In a previous post, I asked the question: Where are the Meaning-Enabled Authoring Tools?, arguing that publishers who regularly post similar content (especially content that conforms to common formats) would get a big advantage from using Semantic Authoring tools for creating new content. By using semantic tools, not only can you get SEO benefits and improve findability , the content can more easily be re-purposed for other uses such as web applications and services.
This is essentially a bottom-up approach to the semantic web: adding semantic notation to the content itself. However, as the post went on to say, the prevailing view is definitely a top-down one, viz. that semantic meaning will have to be extracted by applications from perfectly ordinary web pages, and that the adding of semantic knowledge to the content itself is unlikely (aside from very limited contexts, such as Microformats).
Two recent podcasts with two of the leading voices in this space further confirm this view.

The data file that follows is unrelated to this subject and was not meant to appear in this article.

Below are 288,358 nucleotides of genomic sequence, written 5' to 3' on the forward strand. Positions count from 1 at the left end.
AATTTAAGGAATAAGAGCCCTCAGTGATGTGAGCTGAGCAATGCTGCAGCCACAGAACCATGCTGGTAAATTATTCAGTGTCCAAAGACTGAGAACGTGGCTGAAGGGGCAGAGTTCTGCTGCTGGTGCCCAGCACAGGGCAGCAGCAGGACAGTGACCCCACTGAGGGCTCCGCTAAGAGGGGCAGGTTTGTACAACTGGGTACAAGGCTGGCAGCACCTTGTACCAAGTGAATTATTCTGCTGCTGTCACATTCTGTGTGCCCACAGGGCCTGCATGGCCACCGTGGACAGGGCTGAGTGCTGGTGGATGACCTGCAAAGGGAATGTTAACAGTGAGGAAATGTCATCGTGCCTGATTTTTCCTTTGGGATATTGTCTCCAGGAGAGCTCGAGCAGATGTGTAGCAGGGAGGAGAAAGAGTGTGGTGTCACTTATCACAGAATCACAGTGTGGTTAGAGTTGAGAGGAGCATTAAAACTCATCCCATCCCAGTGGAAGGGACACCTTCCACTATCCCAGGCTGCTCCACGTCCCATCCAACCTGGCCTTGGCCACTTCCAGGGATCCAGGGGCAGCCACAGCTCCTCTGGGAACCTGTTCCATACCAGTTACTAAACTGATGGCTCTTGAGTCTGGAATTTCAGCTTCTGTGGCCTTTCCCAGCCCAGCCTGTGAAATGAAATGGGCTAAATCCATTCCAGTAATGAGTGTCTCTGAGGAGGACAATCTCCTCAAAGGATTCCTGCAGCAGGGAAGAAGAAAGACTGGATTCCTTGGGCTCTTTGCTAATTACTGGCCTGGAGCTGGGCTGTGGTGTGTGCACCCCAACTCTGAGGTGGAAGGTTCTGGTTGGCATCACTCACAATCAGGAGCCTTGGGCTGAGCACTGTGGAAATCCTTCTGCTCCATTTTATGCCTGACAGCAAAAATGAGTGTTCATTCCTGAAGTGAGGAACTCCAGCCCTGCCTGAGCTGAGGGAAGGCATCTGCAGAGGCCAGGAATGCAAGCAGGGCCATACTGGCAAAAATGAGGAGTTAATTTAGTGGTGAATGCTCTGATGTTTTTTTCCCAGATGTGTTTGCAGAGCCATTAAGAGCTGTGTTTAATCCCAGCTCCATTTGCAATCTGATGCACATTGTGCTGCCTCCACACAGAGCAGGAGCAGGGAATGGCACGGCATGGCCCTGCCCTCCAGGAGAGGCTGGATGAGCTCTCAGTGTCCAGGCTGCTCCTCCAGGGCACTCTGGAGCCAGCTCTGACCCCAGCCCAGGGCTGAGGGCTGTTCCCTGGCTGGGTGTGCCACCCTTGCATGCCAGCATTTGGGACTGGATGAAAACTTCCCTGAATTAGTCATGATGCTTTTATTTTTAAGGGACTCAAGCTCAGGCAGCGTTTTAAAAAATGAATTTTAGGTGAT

In a conversation with Paul Miller of ZDNet's Semantic Web blog, Sir Tim Berners-Lee said that this idea - that the Semantic Web involves users marking up web pages with semantic information - is only a minor part of it; the data will mostly come from databases, or will be scraped from HTML. (Earlier coverage.)
Recently, my friend Aaron Strout asked the same question to Tim O'Reilly during one of his We Are Smarter podcasts (time index: 19:36, if you want to check it out), who said essentially the same thing: although useful in certain contexts, semantic markup in the content is unlikely, even by publishers, and a top-down approach of extracting meaning out of regular documents is likely to prevail.
So there you have it folks! If you've been holding your breath waiting for semantic markup tools to appear, you can go home now. And if you're working on an application to extract meaning - such as AdaptiveBlue or twine - you're on the right track!